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More consolidations are likely among insurers, brokers and pharmacy benefit managers
When large insurers go shopping for acquisitions, these multibillion-dollar deals invariably grab headlines. Such was the case when Aetna announced on July 3, 2015, that it would acquire Humana, followed closely by Anthem’s July 24 announcement of its intention to acquire Cigna.
These transactions, however, are unlikely to be the last of the mergers and acquisitions (M&A) employers will experience among their vendors. Experts predict more health insurers, brokers and pharmacy benefit managers (PBMs) will be involved in deals in the near future.
“Large national health insurers are seeking to gain market share through acquisition,” said Shandon Fowler, director of product management at benefits services firm Benefitfocus. “This phenomenon, or at least the most recent cycle of it, started several years ago with smaller deals that were large at the time but not the blockbusters that we see now—deals like Aetna buying Coventry, Cigna buying Healthspring and so on.”
Fowler also pointed to PBM activity and deals in the broker/consultant market, including the recent merger of Willis and Towers Watson, that are likely to have an impact on the employee health benefits marketplace.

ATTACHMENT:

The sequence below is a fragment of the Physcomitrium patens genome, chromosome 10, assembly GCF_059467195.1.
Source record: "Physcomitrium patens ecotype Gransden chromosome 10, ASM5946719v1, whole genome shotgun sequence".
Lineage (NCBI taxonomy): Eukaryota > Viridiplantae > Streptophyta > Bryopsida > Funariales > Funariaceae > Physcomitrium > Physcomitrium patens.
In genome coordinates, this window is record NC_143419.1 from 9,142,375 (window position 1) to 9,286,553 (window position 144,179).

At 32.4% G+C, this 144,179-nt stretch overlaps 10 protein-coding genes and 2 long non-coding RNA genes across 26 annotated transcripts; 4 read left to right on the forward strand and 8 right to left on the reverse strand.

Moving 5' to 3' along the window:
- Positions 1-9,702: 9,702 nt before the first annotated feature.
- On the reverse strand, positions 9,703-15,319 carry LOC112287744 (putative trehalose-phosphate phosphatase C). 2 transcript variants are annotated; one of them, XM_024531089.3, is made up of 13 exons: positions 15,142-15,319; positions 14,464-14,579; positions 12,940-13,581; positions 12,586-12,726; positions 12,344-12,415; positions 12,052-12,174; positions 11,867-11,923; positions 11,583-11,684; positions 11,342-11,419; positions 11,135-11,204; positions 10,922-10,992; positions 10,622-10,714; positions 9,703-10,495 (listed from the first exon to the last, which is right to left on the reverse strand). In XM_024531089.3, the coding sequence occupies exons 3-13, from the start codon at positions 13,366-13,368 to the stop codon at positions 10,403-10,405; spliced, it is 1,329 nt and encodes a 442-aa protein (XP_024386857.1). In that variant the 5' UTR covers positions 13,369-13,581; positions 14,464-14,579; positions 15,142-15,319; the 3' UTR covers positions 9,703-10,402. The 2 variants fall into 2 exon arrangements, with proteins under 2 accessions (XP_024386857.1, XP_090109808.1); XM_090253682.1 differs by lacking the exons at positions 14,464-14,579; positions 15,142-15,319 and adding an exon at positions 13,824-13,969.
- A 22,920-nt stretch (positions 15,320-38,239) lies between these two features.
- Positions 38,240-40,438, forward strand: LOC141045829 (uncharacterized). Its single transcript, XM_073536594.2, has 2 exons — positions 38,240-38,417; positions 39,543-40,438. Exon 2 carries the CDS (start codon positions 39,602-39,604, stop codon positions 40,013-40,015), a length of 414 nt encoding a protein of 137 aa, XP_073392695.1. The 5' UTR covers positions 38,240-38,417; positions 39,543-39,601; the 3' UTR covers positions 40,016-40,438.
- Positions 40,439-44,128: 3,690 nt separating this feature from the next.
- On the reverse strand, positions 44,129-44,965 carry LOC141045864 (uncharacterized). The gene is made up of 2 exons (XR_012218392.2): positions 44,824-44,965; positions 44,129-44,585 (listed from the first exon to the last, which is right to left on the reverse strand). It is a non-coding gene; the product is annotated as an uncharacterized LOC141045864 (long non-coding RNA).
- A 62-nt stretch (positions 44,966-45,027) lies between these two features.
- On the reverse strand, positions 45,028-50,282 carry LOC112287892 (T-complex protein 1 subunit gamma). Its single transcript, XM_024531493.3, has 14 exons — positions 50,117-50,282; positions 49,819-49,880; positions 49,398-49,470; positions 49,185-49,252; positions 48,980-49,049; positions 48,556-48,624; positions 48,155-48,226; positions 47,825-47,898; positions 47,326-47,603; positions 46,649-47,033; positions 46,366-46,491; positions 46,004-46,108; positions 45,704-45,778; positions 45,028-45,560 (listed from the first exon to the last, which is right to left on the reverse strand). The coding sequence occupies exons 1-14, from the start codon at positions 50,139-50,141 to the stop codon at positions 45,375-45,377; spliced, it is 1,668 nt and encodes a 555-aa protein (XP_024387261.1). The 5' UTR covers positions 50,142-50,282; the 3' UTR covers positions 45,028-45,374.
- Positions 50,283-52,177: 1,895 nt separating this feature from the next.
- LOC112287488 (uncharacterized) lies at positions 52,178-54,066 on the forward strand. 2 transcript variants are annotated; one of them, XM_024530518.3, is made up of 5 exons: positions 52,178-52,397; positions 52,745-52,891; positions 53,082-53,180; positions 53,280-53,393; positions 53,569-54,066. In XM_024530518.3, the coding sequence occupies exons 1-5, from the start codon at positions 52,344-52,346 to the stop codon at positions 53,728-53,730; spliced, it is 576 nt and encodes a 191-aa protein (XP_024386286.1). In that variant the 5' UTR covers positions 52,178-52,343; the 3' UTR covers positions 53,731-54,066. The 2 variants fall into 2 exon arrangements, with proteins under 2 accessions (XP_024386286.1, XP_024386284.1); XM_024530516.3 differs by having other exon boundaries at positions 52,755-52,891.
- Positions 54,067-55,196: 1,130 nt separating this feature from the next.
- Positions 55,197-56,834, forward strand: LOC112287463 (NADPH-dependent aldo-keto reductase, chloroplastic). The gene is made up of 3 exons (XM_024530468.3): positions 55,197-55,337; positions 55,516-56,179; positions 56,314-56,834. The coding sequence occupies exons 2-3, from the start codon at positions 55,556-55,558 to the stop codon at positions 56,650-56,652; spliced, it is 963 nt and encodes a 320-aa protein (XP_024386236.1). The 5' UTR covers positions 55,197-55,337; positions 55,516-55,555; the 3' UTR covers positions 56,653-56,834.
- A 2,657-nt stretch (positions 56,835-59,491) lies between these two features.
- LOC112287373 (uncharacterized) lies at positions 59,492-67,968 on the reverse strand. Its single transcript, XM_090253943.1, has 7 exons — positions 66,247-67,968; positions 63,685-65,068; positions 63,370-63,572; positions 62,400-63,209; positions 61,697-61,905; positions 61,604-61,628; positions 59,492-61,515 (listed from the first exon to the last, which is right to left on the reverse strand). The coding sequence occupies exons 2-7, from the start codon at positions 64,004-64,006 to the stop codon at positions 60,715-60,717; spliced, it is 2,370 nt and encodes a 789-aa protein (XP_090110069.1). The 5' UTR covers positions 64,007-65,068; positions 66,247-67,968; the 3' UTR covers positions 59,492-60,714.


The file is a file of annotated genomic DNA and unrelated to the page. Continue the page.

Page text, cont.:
A lot of this sudden movement could be construed as pent-up activity that was on hold while the fate of the Affordable Care Act (ACA) was uncertain. “The Supreme Court decision [in
King v. Burwell] solidified the ACA, which has made health plans a little more comfortable moving forward with M&A to gain market share and consolidate,” said Brian Marcotte, president and CEO of the National Business Group on Health in Washington, D.C. “I would not be surprised if we see some additional M&A activity among the ‘Blues.’ ” The “Blues” is a nickname for Blue Cross/Blue Shield plans, which include Anthem.
If more deals appear to be all but inevitable, what will this changing marketplace mean for employers? The Aetna/Humana and Anthem/Cigna deals, assuming they clear all legal and regulatory hurdles, have the potential to reduce the number of large health insurers in the nation to just three. While the clout these newly formed entities would bring to the marketplace is considerable, they could also reduce competition in many markets.
While employers may not be able to avoid the resulting changes from these deals, they are not necessarily the target market. Marcotte noted that the Aetna/Humana deal would have more of an impact on the Medicare Advantage market for Medicare-eligible senior citizens than it does on the employer market. However, “some value and efficiencies gained in areas like administration, contracting, information infrastructure and standardization could filter into the employer market, but those things will take time because these deals require integration of particularly complex claims systems,” he noted.